Restoration of ovarian function after cryopreserved ovarian tissue transplantation in women exposed to complex treatment for gynecological cancer: feasibility of this option in pediatric cancer patients
Alla S. Lisyanskya1,2, Natalia I. Tapilskaya1,3, Margarita B. Belogurova3,4, Yulia V. Dinikina3, Ekaterina V. Tsibatova4, Georgy M. Manikhas1
1City Clinical Oncology Dispensary; 2AVA-Peter Clinic; 3St. Petersburg State Pediatric Medical Academy, Department of Oncology, Radiodiagnostics and Radiotherapy Section; 4City Clinical Hospital №31, Department of Pediatric Oncology and Hematology Saint Petersburg, Russia
Alla S. Lisyanskya, City Clinical Oncology Dispensary, pr. Veteranov 56, 198255 St. Petersburg, Russia
Phone: +7 (812) 3768917, E-mail: email@example.com
To appreciate the possibilities for preserving ovarian function and improving quality of life in women of a reproductive age exposed to complex treatment for gynecological cancer.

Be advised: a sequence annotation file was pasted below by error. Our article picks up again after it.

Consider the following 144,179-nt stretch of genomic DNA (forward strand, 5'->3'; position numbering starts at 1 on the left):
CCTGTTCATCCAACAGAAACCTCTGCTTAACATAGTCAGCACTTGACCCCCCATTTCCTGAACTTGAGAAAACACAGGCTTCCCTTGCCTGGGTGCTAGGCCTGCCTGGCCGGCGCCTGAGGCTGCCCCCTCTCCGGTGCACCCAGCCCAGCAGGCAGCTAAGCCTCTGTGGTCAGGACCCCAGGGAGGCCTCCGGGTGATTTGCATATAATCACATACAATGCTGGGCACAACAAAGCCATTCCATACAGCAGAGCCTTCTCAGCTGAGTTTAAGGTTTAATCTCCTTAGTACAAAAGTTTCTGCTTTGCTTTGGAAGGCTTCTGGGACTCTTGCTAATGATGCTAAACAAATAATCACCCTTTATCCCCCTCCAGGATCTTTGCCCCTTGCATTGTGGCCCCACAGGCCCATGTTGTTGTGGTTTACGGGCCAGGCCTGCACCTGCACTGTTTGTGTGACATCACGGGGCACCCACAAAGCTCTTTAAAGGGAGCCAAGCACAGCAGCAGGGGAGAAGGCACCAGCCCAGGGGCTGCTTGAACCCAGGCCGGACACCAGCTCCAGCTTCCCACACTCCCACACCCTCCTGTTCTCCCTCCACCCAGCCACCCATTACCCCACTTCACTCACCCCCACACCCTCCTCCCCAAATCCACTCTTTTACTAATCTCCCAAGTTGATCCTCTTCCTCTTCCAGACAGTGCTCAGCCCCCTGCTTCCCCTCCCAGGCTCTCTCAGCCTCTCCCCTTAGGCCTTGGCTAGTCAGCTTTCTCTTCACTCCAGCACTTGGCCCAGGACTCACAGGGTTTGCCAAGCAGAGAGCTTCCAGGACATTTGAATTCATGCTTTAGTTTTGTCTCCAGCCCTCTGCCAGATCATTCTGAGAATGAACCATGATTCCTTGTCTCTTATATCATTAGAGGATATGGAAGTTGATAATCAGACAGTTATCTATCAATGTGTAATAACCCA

Due to increasing pediatric cancer survival rates attention has turned to the long-term sequelae of treatment. Possibilities to preserve fertility in these pts are widely discussed.
Materials and methods
Sixteen pts with gynecological cancer participated in our research. Before undergoing gonadotoxic treatment, a laparoscopic collection of ovarian cortical tissue – which was then cryopreserved – was carried out in all pts. After the completion of a patient-specific treatment, hormonal blood tests confirmed premature ovarian failure. After heterotopic transplantation was performed, ovarian function was continuously monitored by hormonal blood tests; follicular development was assessed by ultrasonography.
Normal hormonal status was recovered in 15 pts due to transplantation procedure, while in 10 pts regular cyclic follicular development was observed. In 1 patient received a mature ovule after a follicle puncture. According to the psychological tests taken in all pts exposed to ovarian tissue transplantation, an increase in their life quality was registered.
Autotransplantation of ovarian tissue in reproductive-aged women with oncogynecological disease can preserve fertility and “stop” the menopause. Cryopreserved ovarian tissue – transplanted into a heterotopic site – may lead to the production of mature ovules that admit the possibility to conceive a child. These methods are reasonable in oncopediatric pts who have a realistic chance of long-term survival and whose scheduled treatment carries a high risk of gonadal damage.
oncogynecology, children, chemotherapy, fertility, cryopreservation